Some boating education in the San Juans

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Name: Bob
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Re: Some boating education in the San Juans

Unread post by D'oh »

A Canoe (loaded correctly) can be one of the Safest Vessels out there. Loaded low the CG. makes capsizing or swamping nearly impossible. However, don't expect to get to where you are heading, you are at Mother Natures mercy.

The Biggest Lesson of any waters, is "Respect". Don't assume that you are invincible. Waiting it out is a part of this. I have been in Waves nearly 1/2 OAL of the Boat I was using, Waves higher than the Beam of that boat. Troughs and 90 degree angles are friends, 1/4ing or other are not. Leeward sides are also friends, but at the same time Deeper Waters help also.

As far as Fuel Economy. Yes bigger boats burn more, but not always.

My Cabin is a 25 mile round trip. Summer time I have commuted to and from work many days, Nice weather, Wife's Holidays, and such. My old Crestliner with a 130 Yamaha would take 5 US gallons @ 4000rpm and 36 mph for 1 loop. So many days I would run my Camp Skiff with a 30hp Yamaha. I could make 2 trips on 6 US gallons @ WOT and 28-30 mph. The commute added 50 minutes to my routine, with either boat. Loading at the ramp and unhooking it in the driveway. The New 4 Stroke, now burns about 4 US gallons @ 4000rpm and 30 mph. You know what? It still adds 50 minutes to my commute! And much nicer running in the Nasty in the Hewescraft!
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Re: Some boating education in the San Juans

Unread post by aMonster »

It is certainly true that, fully loaded, you could almost step on the gunnel and she'd only list. Also being out there for extended weeks without a spray deck, forecast winds even approaching 20 knots meant an automatic camp day. You learn to understand tides and currents very well tripping by canoe and measure any open crossings carefully, the shore is your friend and you keep it close by.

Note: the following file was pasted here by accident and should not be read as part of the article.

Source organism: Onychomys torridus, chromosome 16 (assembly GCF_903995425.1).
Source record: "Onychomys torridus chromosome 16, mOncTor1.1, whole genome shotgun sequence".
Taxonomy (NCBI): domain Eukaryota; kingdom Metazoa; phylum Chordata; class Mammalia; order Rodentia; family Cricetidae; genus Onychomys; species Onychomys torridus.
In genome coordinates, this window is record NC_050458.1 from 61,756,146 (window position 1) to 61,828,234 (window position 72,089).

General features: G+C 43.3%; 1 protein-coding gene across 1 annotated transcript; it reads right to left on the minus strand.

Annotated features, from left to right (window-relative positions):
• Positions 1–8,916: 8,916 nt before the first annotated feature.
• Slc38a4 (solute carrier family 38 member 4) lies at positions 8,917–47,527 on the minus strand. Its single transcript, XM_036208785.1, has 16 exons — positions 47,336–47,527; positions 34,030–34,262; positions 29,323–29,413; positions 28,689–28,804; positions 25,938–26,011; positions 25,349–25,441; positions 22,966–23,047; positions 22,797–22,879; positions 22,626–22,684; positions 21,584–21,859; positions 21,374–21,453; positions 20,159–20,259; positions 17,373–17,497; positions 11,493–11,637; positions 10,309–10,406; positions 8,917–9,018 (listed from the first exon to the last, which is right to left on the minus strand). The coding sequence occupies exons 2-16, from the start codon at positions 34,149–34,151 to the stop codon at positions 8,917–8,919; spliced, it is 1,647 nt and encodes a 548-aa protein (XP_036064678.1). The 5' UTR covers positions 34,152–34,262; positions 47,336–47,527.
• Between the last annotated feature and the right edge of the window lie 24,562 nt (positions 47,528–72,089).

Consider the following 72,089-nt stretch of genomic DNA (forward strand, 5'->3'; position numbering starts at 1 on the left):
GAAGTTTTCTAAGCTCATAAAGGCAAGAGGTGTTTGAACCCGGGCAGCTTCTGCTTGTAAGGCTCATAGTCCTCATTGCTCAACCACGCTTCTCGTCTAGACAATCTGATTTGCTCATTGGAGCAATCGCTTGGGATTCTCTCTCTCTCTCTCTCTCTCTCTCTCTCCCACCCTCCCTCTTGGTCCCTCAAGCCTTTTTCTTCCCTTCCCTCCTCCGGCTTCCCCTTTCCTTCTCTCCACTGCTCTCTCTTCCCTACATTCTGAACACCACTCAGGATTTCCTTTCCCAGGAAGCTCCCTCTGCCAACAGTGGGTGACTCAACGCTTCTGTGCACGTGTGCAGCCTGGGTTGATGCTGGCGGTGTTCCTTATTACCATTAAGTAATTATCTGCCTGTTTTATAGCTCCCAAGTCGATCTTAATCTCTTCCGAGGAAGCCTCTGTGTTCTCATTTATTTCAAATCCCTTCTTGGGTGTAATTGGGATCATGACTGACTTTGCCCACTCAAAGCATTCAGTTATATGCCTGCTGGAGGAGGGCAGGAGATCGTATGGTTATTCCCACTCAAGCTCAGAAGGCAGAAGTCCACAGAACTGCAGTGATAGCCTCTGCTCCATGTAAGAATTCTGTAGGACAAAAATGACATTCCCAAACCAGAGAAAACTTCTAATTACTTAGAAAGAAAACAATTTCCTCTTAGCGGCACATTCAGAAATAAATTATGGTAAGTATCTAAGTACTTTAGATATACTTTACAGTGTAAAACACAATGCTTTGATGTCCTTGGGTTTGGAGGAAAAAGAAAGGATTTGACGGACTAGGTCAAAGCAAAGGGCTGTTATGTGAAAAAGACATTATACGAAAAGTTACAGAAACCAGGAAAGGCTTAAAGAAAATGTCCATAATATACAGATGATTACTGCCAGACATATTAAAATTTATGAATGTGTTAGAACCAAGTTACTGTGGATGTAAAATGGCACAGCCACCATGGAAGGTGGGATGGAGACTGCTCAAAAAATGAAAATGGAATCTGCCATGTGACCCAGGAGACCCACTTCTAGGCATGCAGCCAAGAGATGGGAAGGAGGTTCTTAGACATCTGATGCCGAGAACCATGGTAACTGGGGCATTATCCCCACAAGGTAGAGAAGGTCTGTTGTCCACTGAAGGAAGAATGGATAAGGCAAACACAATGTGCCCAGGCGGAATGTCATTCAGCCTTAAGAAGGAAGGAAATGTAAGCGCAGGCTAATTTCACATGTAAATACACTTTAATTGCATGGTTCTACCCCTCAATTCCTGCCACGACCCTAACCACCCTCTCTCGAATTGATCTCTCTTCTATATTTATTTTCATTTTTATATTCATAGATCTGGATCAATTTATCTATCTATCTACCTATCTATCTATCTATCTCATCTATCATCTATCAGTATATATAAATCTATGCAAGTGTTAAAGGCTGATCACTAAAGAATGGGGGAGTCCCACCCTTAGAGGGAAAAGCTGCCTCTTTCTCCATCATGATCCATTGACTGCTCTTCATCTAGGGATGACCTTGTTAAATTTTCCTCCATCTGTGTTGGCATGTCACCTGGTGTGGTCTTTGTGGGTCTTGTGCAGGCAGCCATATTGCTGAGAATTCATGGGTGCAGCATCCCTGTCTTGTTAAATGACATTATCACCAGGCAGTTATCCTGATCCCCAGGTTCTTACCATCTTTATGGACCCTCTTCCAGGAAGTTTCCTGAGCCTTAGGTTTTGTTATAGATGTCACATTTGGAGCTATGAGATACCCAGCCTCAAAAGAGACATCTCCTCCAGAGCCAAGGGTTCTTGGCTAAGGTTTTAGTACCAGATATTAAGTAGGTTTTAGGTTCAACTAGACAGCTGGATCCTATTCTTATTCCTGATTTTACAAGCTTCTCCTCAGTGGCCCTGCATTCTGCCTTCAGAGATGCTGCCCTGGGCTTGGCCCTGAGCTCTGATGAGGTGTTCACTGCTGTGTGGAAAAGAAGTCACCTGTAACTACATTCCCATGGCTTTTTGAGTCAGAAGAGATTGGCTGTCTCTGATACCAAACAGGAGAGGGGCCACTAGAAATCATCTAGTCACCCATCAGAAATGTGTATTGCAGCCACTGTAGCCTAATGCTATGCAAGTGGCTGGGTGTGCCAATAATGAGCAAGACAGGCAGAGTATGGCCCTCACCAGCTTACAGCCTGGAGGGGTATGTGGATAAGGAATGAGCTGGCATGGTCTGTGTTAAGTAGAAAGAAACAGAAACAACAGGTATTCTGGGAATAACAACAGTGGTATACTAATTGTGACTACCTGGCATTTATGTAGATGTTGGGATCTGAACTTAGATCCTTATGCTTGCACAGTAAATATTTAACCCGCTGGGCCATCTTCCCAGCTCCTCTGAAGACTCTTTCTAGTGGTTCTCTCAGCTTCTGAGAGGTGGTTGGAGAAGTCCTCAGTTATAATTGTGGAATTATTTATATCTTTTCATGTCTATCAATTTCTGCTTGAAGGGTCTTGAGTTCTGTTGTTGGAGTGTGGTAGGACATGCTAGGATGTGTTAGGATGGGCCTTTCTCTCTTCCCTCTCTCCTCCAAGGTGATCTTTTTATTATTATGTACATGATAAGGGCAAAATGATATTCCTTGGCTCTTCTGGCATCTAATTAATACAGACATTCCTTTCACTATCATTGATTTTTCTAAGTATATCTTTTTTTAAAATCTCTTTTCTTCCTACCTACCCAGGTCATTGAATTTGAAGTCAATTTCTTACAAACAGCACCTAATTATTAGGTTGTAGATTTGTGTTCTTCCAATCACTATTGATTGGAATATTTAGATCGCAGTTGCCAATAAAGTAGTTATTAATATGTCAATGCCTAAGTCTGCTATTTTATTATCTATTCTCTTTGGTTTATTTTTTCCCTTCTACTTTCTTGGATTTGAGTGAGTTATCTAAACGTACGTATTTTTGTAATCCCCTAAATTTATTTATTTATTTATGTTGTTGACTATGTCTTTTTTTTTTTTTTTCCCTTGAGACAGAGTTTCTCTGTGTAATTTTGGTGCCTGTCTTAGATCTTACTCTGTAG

Now mooring my boat in log ridden tidal estuary, and traveling the gulf islands under power, I watch the surface and my navs like a hawk and the shore is no longer my friend.
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Re: Some boating education in the San Juans

Unread post by Seahusky »

I have fished a few times up in the San Juans in my previous Ocean Pro 220 HT. When I plan a trip I utilize as much of technology as possible. I check tides, weather conditions, moon etc. I have weather apps on my phone that are really accurate.

With all the islands up there the amount of rip tides between them is unreal, then factor in a strong tide and if you don't know what you are doing you could be in trouble before you know it! When I am trolling I tend to troll only when the tide/currents are in my favor so I can get in to good fishing areas near the respective islands. But if anything changes I pull away and get water under my keel asap.
Don't let it scare you. Go up there on fine days and do some mapping. Get used to the islands and know places to pull in to safety if you need to.
Most importantly a good anchor is worth it's weight in gold.

Fish on!

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